Provinces of India, earlier Presidencies of British India and still earlier, Presidency towns were the administrative divisions of British governance in the subcontinent. In one form or other they existed between 1612 and 1947, conventionally divided into three historical periods.
*During 1612–1757, the East India Company set up "factories" (trading posts) in several locations, mostly in coastal India, with the consent of the Moghul emperors or local rulers. Its rivals were the merchant trading companies of Holland and France. By the mid-18th century, three "Presidency towns": Madras, Bombay, and Calcutta had grown in size.
*During the period of Company rule in India, 1757–1858, the Company gradually acquired sovereignty over large parts of India, now called "Presidencies." However, it also increasingly came under British government oversight, in effect sharing sovereignty with the Crown. At the same time it gradually lost its mercantile privileges.
*Following the Indian Rebellion of 1857, the Company's remaining powers were transferred to the Crown. In the new British Raj (1858–1947), sovereignty extended to a few new regions, such as Upper Burma. Increasingly, however, unwieldy presidencies were broken up into "Provinces".〔 Quote: "The history of British India falls ... into three periods. From the beginning of the 17th to the middle of the 18th century, the East India Company is a trading corporation, existing on the sufferance of the native powers, and in rivalry with the merchant companies of Holland and France. During the next century the Company acquires and consolidates its dominion, shares its sovereignty in increasing proportions with the Crown, and gradually loses its mercantile privileges and functions. After the Mutiny of 1857, the remaining powers of the Company are transferred to the Crown ..." (p. 5)〕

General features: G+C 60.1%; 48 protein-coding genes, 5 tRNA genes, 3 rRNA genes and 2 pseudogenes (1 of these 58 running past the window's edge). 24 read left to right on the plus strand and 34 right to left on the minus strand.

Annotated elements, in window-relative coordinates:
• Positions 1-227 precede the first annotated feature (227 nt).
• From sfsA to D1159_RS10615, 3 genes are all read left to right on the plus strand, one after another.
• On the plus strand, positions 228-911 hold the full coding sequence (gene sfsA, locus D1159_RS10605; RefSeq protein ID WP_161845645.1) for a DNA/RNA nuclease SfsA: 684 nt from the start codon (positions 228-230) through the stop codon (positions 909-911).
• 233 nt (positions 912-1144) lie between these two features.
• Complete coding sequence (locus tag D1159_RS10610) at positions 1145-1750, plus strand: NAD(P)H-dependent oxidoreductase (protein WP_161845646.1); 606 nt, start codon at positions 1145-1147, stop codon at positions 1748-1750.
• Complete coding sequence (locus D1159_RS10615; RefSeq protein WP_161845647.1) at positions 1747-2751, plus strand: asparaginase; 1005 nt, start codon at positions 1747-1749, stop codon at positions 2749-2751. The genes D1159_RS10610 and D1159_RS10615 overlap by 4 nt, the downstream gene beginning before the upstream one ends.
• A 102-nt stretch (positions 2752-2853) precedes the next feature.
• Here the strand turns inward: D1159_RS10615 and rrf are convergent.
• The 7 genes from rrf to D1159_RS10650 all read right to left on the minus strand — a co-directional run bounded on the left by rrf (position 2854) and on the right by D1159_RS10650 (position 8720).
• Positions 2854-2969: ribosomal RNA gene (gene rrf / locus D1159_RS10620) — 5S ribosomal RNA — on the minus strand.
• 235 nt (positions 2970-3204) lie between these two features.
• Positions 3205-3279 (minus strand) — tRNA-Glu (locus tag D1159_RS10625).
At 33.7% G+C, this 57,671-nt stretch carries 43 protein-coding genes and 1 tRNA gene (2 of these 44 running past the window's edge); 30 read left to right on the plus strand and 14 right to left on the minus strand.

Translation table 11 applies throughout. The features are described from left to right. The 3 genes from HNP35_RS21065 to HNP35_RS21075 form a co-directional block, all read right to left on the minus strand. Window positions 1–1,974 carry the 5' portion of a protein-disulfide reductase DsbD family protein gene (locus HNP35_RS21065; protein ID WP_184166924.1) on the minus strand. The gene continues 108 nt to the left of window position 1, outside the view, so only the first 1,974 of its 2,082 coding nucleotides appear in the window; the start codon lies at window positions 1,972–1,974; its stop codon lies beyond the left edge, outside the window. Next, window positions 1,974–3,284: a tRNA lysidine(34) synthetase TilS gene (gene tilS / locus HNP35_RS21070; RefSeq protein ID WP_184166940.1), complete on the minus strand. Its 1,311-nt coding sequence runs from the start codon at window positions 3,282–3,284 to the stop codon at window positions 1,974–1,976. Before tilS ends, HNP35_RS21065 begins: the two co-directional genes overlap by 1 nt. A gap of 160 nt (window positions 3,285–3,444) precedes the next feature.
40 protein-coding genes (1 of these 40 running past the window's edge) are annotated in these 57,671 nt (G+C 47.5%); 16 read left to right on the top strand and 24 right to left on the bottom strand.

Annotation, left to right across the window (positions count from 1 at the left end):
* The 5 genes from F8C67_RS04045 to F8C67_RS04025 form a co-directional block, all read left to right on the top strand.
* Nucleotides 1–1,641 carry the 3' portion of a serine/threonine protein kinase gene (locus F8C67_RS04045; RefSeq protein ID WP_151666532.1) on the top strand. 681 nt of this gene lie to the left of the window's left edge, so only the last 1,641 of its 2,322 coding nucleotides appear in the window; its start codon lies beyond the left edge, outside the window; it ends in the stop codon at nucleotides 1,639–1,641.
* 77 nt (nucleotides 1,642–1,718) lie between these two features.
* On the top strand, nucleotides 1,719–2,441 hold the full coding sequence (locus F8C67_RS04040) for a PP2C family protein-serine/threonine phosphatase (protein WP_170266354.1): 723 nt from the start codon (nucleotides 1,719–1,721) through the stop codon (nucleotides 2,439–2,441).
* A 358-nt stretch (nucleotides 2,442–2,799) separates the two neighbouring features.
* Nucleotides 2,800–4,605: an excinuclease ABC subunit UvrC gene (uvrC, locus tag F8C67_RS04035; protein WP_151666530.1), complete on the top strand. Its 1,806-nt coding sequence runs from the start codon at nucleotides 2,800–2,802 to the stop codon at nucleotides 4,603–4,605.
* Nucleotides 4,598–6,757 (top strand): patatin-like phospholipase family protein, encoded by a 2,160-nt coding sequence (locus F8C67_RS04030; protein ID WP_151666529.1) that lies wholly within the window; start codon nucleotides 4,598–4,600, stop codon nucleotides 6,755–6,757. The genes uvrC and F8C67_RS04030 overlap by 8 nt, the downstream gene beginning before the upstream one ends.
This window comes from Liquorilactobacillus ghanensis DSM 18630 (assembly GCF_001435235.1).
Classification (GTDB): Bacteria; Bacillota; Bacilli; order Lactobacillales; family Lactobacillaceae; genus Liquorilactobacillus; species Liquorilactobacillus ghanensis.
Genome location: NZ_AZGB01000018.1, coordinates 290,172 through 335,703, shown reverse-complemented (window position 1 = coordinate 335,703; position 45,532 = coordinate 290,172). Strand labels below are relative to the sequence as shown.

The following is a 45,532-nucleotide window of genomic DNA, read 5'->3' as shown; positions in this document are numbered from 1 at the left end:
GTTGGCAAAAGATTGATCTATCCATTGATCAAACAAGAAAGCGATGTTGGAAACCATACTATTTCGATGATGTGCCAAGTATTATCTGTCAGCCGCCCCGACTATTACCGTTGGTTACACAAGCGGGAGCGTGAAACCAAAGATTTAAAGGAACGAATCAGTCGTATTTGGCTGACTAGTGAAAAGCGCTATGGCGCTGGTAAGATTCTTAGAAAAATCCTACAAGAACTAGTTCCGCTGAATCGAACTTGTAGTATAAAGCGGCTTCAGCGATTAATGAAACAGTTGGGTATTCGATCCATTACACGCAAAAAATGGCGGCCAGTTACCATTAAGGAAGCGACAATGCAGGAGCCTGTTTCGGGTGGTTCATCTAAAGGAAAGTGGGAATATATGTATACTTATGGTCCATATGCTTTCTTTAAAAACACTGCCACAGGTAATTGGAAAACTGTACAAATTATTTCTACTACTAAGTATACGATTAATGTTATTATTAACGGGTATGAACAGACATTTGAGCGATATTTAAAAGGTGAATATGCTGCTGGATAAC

In 1608, the English East India Company established a settlement at Surat (now in the state of Gujarat), and this became the company's first headquarters town. It was followed in 1611 by a permanent factory at Machilipatnam on the Coromandel Coast, and in 1612 the company joined other already established European trading companies in Bengal. However, following the decline of the Mughal Empire in 1707 by the hands of the Marathas and after the East India Company's victory at the Battle of Plassey in 1757 and Battle of Buxar, both in Bengal 1764, the Company gradually began to formally expand its dominions and collectively call the area India. By the mid-19th century, and after the three Anglo-Maratha Wars the East India Company had become the paramount political and military power in South Asia, its territory held in trust for the British Crown.
Company rule in Bengal, however, ended with the Government of India Act 1858 following the events of the Bengal Rebellion of 1857.〔 From then known as British India, it was thereafter directly ruled by the British Crown as a colonial possession of the United Kingdom, and India was officially known after 1876 as the ''British Indian Empire''. India consisted of regions referred to as ''British India'' that were directly administered by the British, with Acts established and passed in the British Parliament, House of Commons. and other regions, the ''Princely States'', that were ruled by local rulers of different ethnic backgrounds. These rulers were allowed a measure of internal autonomy in exchange for British suzerainty. ''British India'' constituted a significant portion of India both in area and population; in 1910, for example, it covered approximately 54% of the area and included over 77% of the population. In addition, there were Portuguese and French exclaves in India. Independence from British rule was achieved in 1947 with the formation of two nations, the Dominions of India and Pakistan, the latter also including East Bengal, present-day Bangladesh.
The term ''British India'' also applied to Burma for a shorter time period: starting in 1824, a small part of Burma, and by 1886, almost two thirds of Burma had come under ''British India''.〔 This arrangement lasted until 1937, when Burma commenced being administered as a separate British colony. ''British India'' did not apply to other countries in the region, such as Sri Lanka (then Ceylon), which was a British Crown colony, or the Maldive Islands, which were a British protectorate. At its greatest extent, in the early 20th-century, the territory of ''British India'' extended as far as the frontiers of Persia in the west; Afghanistan in the northwest; Tibet in the northeast; and China, French Indo-China and Siam in the east. It also included the Colony of Aden in the Arabian Peninsula.
抄文引用元・出典: フリー百科事典『 ウィキペディア（Wikipedia）』
■ウィキペディアで「Presidencies and provinces of British India」の詳細全文を読む